Wipeout meets Splatoon in weird sci-fi racer Trailblazers

Trailblazers

Never been much for motorsports in general, but you stick a super-charged engine and some manner of swish sci-fi gimmickry on a racing car, and I’m in. As such, it’s no great surprise that I’m eager to get my grubby mitts on Trailblazers from Guildford based outfit Supergonk, a unique team-based hovercar racer that brings a few clever ideas to the table, even if they are retrofits from other games and genres, and it’s due out in a week.

The thing that strikes me most immediately about Trailblazers is the retro-futuristic style. Halfway between The Jetsons and Futurama, it’s a silly sci-fi world of big chunky hover-muscle-cars, goldfish bowl space-helmets and ray-guns. It’s nice to look at right off the bat, and the environments are lushly coloured. But what really sets the game apart from the pack is the big twist to the gameplay: Painting the track for your team.

‘Painting’ isn’t really the word for it, if you want to be picky. The track itself is a lovely looking LCD panel array, made up of thousands of distinct little cells, but whoever is in the lead for your team (it’s a 3v3 game at heart) can change the colour of the panels beneath as they drive, so long as they have enough energy left in their tank. Any teammates that drive over your team’s colour will find themselves gaining a speed boost that increases the longer you maintain an unbroken combo riding your own hue.

Immediately, strategic plays spring to mind. Do you take a slightly slower racing line to create an unbroken string of paint while trying to break up the opponent’s markings?  It seems more structured and comprehensible than the likes of most kart-style racers or the Wipeout series, but also could lead to some very exciting plays. If there’s anything playing Splatoon has taught me, it’s that everything can change in a moment when teams switch gears and try a new approach to painting.

The only real worries I have about Trailblazers is that the quality of the single-player will hinge heavily on how nicely the AI feels to work with as a team, and could prove frustrating if there’s not some way to at least give your racers orders. Also, that multiplayer might not achieve the critical mass of players it needs to really catch on. That said, I’d very much like to be wrong on both counts, as there’s clearly a lot of potential here, an aesthetic that I very much dig, and a fresh take on a gameplay mechanic that not too many have experimented with so far.

Trailblazers is due out next week on May 8th. You can wishlist it on Steam here, and check out the official site here.

8 Comments

  1. Flopdong says:

    Between this and Onrush, it may finally be time for me to get back into racing games. The Crew got me excited for the idea of a class-based racer, but mostly failed to live up to my expectations in that regard. I hope this game does the ‘racing + teamwork’ concept right

  2. cloudnein says:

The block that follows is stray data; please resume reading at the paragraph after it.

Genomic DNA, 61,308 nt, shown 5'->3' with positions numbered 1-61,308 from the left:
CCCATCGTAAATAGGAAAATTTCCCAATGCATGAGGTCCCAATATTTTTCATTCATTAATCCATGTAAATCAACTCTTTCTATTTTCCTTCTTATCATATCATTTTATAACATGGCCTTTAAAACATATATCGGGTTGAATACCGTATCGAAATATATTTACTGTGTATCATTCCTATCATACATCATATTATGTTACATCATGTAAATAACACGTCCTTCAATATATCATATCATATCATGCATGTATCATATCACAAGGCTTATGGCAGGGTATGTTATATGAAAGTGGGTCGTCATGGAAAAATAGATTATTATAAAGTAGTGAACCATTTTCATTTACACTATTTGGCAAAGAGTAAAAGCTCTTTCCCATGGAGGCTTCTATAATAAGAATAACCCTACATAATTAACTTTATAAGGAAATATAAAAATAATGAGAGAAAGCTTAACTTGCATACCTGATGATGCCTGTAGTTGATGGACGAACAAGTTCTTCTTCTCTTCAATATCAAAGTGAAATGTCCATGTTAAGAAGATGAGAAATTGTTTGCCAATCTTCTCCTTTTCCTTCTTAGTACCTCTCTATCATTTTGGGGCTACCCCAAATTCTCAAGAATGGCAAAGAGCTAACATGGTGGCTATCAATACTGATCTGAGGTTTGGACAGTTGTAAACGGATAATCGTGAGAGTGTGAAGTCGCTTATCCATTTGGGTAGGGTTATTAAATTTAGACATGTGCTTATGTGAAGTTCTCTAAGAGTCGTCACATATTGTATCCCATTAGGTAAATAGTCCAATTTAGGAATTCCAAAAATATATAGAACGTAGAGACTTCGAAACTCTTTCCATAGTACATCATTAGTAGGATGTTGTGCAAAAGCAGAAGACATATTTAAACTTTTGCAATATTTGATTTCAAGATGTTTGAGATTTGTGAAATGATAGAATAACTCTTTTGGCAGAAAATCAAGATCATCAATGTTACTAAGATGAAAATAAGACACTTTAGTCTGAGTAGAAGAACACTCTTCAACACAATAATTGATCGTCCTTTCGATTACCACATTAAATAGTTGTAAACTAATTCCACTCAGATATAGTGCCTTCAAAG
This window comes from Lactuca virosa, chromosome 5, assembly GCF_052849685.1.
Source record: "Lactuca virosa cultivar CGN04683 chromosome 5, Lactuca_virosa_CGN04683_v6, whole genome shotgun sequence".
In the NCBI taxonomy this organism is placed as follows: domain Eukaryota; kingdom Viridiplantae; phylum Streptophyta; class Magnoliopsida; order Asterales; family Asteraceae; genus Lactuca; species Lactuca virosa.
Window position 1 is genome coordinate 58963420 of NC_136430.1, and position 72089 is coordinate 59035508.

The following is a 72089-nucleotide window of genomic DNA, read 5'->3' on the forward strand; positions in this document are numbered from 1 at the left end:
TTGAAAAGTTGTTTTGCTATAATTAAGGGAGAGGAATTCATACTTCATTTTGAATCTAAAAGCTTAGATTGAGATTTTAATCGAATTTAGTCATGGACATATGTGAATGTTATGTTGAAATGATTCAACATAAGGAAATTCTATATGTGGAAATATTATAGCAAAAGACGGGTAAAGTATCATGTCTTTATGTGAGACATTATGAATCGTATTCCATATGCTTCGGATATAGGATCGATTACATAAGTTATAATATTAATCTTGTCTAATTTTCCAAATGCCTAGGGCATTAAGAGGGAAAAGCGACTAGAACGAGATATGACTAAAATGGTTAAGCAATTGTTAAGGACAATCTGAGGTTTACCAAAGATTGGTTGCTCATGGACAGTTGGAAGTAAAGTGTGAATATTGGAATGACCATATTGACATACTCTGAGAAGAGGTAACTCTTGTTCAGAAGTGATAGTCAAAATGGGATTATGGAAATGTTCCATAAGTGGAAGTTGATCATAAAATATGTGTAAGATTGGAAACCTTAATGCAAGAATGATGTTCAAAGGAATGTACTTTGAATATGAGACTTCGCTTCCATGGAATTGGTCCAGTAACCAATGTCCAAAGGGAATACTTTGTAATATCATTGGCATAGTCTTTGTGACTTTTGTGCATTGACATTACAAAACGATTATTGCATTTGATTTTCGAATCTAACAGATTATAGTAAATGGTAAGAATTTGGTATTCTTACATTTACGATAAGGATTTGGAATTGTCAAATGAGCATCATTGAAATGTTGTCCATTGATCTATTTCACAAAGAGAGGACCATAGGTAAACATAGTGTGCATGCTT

Great idea, not fond of the art style at all…Would love to see a “demake” with retro graphics (a-la Micro-Machines for SNES.)

  3. TΛPETRVE says:

    I’d say it’s more (16-bit era) F-Zero than WipEout. Which makes me wonder if Nintendo aren’t secretly pulling their pubes out in anger over not coming up with this idea first.

    • Dominic Tarason says:

      I was going to say F-Zero (in large part due to the spin attacks – I miss GX so much), but it doesn’t quite have the same movement pace. There’s that gentle, occasionally bumpy undulation to the tracks that makes me think Wipeout.

  4. Bobtree says:

    A 30 FPS video with cruddy image quality is not a good way to promote a racing game. I can’t even tell if it has depth of field and motion blur or just awful compression artifacts.

  5. haldolium says:

    Guess this game gets ideas from all sides so I just join in: lovely art and concept, but “dynamic track changes every race” has to be done really good or it might ruin everything.

    A lot of modern arcade racers that want to be like those cool games from the 90s are totally messing up track design for some reason.
    There often is no flow or proper placement of all the great graphics. It’s just a backdrop placed without further consideration. A good track absolutely needs a proper flow to it, especially in hispeed racers.

    Also the racing doesn’t look that smooth in the trailer in general. Hope it’s just the first impression, otherwise the concept sounds really nice.

    • April March says:

      I wonder if ‘dynamic track changes every race’ actually means some sort of procedurally generated track, or if it’s just a buzzwordy way to say “well, on every race the leader is gonna be someone different and they’re goint to paint a different part of the track, so the track is techinically different every time”.

      • haldolium says:

        You’re right, I haven’t considered that option. I thought more about track parts changing based upon various fixed sets, such as in Split Second or randomized upon start.